Gov. Phil Murphy was slow to make a pronouncement about indoor dining over Labor Day weekend — he said that, anecdotally, the reports were good, but only time will tell if it led to any uptick in cases.
And Marilou Halvorsen, the head of the New Jersey Restaurant & Hospitality Association, said it was helpful to those who already have outdoor dining going, but not so much for those who can only operate indoors. Many of those restaurants, she said, didn’t even open.
Then there was Tom Wolf, the governor of Pennsylvania. He announced his state — which has been at 25% since July — was moving to 50% on Sept. 21.
That’s the target number for restaurants and diners to have any chance moving forward. And for many, that’s not even enough.
Michele Siekerka, the head of the New Jersey Business & Industry Association, said recent surveys have indicated 75% works for most — but some establishments would need 100% capacity because their margins are so small.
Welcome to life in the reopening — where things are never enough when it comes to the bottom line. Or comparing your sector’s situation to other sectors or other states.
Halvorsen said her group is just looking for a chance. A chance to not only expand capacity — but a chance to prove restaurants can handle safety precautions as well as any sector outside of health care. The restaurant industry always has prided itself on sanitation and cleanliness, she said.
Her hope is that any uptick in cases will be properly vetted — and not just assumed to be coming from restaurants. She said it’s common for restaurants to be made the scapegoat when the rate of transmission goes up.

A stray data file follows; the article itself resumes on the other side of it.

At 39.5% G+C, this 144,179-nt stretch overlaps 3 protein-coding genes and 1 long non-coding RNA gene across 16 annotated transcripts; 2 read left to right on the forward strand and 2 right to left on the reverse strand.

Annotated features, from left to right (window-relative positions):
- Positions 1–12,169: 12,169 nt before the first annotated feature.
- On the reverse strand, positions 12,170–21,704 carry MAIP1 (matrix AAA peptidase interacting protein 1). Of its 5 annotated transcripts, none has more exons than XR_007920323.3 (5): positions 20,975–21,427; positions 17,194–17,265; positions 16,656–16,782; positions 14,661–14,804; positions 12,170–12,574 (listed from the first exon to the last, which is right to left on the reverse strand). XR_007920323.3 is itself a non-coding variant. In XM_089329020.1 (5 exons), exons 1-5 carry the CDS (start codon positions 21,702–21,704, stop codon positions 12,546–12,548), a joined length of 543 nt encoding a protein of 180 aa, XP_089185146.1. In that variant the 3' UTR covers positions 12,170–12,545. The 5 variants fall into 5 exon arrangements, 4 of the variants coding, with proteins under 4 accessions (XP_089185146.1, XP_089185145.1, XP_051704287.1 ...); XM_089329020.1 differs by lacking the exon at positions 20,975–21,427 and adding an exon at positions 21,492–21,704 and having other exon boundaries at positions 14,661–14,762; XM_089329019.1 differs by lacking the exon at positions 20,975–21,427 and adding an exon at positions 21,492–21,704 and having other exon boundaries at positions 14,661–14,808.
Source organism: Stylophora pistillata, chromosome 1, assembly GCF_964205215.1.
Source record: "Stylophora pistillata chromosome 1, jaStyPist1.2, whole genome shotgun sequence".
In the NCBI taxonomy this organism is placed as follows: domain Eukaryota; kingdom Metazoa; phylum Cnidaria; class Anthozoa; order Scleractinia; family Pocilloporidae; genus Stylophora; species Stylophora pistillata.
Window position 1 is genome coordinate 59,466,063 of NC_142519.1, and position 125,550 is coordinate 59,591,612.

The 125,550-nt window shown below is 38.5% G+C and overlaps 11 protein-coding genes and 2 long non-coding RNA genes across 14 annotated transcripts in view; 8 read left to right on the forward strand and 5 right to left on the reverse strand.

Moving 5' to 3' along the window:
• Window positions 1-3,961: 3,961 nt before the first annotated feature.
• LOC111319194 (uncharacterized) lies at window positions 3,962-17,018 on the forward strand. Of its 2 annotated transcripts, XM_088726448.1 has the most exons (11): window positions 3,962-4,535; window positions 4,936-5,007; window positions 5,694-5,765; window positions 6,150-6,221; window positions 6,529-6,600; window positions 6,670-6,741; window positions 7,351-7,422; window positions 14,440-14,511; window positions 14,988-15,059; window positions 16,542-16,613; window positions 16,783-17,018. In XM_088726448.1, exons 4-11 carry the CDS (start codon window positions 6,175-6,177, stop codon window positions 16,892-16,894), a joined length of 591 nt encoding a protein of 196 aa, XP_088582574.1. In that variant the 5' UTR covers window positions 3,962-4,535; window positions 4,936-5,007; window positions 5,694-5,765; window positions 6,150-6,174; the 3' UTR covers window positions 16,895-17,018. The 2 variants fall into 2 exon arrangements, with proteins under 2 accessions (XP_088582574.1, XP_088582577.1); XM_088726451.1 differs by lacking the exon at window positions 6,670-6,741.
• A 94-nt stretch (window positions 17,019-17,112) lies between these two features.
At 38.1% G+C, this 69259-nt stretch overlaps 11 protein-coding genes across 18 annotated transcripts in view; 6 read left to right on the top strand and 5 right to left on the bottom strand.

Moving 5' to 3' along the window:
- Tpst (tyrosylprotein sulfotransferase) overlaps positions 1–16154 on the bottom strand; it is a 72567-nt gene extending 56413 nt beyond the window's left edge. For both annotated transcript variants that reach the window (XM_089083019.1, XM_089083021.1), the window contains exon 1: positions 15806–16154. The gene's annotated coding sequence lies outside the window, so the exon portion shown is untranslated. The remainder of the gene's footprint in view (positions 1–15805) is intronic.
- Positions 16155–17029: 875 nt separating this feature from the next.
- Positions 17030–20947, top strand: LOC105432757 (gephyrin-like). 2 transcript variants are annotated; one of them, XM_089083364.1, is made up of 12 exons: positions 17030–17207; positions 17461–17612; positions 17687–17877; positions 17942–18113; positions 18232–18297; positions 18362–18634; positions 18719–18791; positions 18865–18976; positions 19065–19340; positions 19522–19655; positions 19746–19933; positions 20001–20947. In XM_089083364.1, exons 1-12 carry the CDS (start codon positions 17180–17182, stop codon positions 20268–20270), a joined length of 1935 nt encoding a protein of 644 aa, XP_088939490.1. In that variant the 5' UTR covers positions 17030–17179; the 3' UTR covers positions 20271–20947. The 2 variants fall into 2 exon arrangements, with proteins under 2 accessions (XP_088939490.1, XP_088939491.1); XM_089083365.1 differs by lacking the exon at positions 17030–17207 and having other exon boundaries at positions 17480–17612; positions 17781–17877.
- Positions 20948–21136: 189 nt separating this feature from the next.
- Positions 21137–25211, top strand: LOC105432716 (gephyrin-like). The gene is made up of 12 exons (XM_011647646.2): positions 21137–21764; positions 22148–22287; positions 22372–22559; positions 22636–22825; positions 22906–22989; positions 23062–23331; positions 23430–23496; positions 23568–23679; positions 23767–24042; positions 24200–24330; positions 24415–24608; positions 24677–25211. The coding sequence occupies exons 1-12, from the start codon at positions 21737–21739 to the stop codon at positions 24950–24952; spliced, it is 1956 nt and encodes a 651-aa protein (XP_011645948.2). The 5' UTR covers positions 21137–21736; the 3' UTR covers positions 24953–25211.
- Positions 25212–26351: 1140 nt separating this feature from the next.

“But we know that there’s a lot of other industries open, and you can’t just blame the restaurants,” she said.
“I just hope that the contact tracers will be transparent, because what we’ve seen in other states … is that it is not restaurants that are creating a spike. There’s other industries that contribute. And, so, I just really hope that, you know, if the number goes up and it’s not automatically let’s shut down the restaurants.”
Wolf has seemingly reached that realization. It comes with a caveat. Restaurants that want to expand to 50% must self-certify that they comply with all public safety guidelines.
Wolf said Tuesday it’s the right balance between safety and the economy.
“While our aggressive and appropriate mitigation efforts have kept case counts low, we must continue to take important steps to protect public health and safety as we head into the fall,” he said. “At the same time, we must also support the retail food services industry that has struggled throughout this pandemic.”
Halvorsen can only hope this idea comes to New Jersey sooner rather than later, as Murphy has liked to say. The industry, she said, needs it.
“We will continue, but 25% as we move into the fall certainly is not going to be nearly enough,” she said. “It works well now for when you have outdoor dining, but, as I said, there’s some restaurants that chose not to open just because 25% wasn’t worth it.”